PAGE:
When preparing for a trip abroad, deciding on lodging and a daily itinerary can often take priority, but incorporating a plan for your mental health is just as important. Mental health thrives in routine, but when we travel, that routine is stripped away. We become disoriented in a new place, far removed from our usual anchors. Instead of landing in a stressful situation with no plan, here are proactive ways to look out for your mental health while abroad. You’ll feel more grounded knowing that a system is in place if and when you need it.

Read about traveling with anxiety, maintaining wellness while traveling, or about how smart phones can help create healthy travel habits.

1. Reach Out for Support

Whether you see a therapist regularly, or have family and friends who like to check in on you, consider reaching out and ask for their support while you’re away. This could look like a scheduled video or phone call session with your therapist, a daily text from a friend, or a text-therapy service like Better Help or Talkspace. Having a check-in system in place offers an extra layer of stability while lifting the burden of initiating that support when you’re already in a tough spot.

note reading phone a friend

2. Incorporate Mindfulness Practices

prayer handsWhile there’s a sense of magic in the experience of a new place, this sense is often paired with feelings of over-stimulation and disorientation. In anticipation of adventure, our adrenaline spikes, necessitating a grounding practice like mindfulness. It’s easy to become overwhelmed in the unfamiliar, but mindfulness allows us to observe those feelings and reclaim our calm.

Consider adding mindfulness practices into your daily itinerary. Carve out time for yourself instead of overbooking and maxing out. Many people feel a pressure to see
and do everything once they’ve made it to their destination, but this may not work for you. Set an intention for what kind of balance you’d like to strike on your trip, scheduling when you want to go out and when you want to stay in. If you deviate from your schedule, you’ll feel more relaxed doing so knowing you’ve scheduled time for recharging.

Mindfulness can look different for everyone. If you have a few practices you enjoy doing at home, try incorporating them into your travel schedule. Some mindfulness practices include meditation, yoga, a quiet walk, listening to instrumental music, taking a bath, cooking, journaling, or breathing exercises. Decide what’s realistic for your schedule and stick to it.

3. Movement

Mind-body connection is a significant pillar of mental health. Movement helps us break from overthinking. It tells our body that we are safe, giving our mind reason to believe it can rest too. Movement can be as simple as a few jumping jacks in your hotel room, a long walk to get your bearings in a new area, or stretching. If wifi is accessible, you can play a fun workout video on YouTube. However you decide to move, you’ll help your body complete its stress cycle and release some endorphins in the process.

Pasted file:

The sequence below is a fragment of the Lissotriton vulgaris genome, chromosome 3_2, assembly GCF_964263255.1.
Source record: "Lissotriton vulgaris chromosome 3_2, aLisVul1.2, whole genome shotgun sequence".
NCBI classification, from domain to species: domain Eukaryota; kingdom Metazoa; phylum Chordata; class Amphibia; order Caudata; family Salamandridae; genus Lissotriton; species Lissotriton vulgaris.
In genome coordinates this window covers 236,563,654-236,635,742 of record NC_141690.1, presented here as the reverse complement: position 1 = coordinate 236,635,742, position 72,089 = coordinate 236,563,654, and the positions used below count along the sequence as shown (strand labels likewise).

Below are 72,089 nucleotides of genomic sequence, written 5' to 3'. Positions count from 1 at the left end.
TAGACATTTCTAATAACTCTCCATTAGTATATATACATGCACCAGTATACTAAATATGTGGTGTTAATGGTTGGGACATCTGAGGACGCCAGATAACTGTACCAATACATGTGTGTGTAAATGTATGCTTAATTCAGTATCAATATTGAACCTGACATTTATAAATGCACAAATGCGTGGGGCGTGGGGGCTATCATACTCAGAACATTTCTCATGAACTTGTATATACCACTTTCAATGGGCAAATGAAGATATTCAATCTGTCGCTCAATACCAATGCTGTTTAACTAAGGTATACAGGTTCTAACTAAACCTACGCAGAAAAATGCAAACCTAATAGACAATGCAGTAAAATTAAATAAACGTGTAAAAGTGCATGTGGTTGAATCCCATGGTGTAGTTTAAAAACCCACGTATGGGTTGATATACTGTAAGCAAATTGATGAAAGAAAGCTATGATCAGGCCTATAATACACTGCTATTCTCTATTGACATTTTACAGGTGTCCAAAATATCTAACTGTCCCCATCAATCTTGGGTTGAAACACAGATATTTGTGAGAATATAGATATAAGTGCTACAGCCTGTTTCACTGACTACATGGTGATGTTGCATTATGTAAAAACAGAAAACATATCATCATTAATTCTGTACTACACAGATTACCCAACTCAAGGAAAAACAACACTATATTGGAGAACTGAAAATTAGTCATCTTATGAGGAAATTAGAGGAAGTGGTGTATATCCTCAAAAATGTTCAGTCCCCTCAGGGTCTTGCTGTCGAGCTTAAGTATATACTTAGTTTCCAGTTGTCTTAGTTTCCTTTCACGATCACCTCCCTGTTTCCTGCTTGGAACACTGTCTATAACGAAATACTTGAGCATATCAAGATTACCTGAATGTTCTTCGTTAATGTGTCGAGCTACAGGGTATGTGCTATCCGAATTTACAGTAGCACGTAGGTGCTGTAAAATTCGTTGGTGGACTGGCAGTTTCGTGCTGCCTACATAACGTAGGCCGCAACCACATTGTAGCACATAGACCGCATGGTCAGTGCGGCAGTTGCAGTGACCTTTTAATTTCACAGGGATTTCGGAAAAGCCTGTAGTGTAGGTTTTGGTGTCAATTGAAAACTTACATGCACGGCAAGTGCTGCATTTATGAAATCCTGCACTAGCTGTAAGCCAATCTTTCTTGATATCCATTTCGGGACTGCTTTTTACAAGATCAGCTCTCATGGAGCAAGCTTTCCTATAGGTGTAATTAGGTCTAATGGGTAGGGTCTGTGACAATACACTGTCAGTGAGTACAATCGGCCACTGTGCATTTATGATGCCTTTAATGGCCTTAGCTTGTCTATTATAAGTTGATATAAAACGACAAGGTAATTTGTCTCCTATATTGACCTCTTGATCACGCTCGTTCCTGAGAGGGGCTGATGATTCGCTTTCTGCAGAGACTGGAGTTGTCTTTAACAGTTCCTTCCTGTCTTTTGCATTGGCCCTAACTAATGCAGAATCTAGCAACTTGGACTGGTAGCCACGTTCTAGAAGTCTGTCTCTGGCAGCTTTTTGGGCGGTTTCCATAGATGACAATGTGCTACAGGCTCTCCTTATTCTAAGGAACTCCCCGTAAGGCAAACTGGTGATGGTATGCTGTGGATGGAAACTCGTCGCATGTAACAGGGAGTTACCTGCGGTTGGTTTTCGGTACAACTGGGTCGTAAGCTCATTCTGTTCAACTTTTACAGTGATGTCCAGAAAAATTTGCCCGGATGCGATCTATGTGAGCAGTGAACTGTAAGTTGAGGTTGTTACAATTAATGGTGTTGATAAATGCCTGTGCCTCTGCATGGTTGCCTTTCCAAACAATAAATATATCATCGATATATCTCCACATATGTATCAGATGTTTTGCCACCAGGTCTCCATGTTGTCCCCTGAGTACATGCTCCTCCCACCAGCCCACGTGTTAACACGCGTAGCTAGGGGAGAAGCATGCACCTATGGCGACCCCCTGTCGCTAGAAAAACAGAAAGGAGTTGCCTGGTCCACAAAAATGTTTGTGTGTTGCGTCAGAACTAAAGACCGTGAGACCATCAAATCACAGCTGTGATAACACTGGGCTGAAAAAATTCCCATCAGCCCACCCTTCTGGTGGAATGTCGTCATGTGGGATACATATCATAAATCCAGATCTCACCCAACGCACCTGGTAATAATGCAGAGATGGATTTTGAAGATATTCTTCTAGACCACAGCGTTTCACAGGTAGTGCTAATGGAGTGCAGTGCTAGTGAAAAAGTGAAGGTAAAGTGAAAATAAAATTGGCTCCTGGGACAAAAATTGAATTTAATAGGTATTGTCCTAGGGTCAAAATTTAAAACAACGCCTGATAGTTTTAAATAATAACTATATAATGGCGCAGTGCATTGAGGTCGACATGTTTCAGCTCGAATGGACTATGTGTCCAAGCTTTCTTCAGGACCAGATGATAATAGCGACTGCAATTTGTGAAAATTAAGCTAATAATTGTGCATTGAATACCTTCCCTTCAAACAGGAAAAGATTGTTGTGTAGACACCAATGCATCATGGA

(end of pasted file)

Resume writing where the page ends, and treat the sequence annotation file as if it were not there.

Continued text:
person doing yoga

5. Have a Plan

Prepare for the worst while anticipating the best. Always consult your mental health care provider before leaving, and come up with a plan together. Look for mental health care professionals in the area you are visiting in case of an emergency. Depending on where you are going, attitudes toward mental illness may determine the type of care you receive. It might be worth researching cultural perceptions of mental health in the country you are visiting so you have confidence that, should an emergency take place, you will be well cared for.

If you take medication, have it on you at all times and make sure your medication is legal in the country you are entering. Learn more about traveling with medication here.

friends laughing and hugging

For built-in support, consider traveling with a friend or family member, or traveling to a place where you have a personal contact (should you need their help). Navigating mental illness in a place full of language barriers and strangers can be daunting, but having a plan will make sure that if a crisis occurs, you will have a web of support. Planning for the worst can feel overwhelming too, but remember that preparing for an outcome does not guarantee it. You can still anticipate a smooth and fun trip while having a plan in your back pocket!

Learn more about traveling with depression, anxiety, psychosis, and stress.

Have experience traveling with a mental illness? Share your tips below or on Twitter!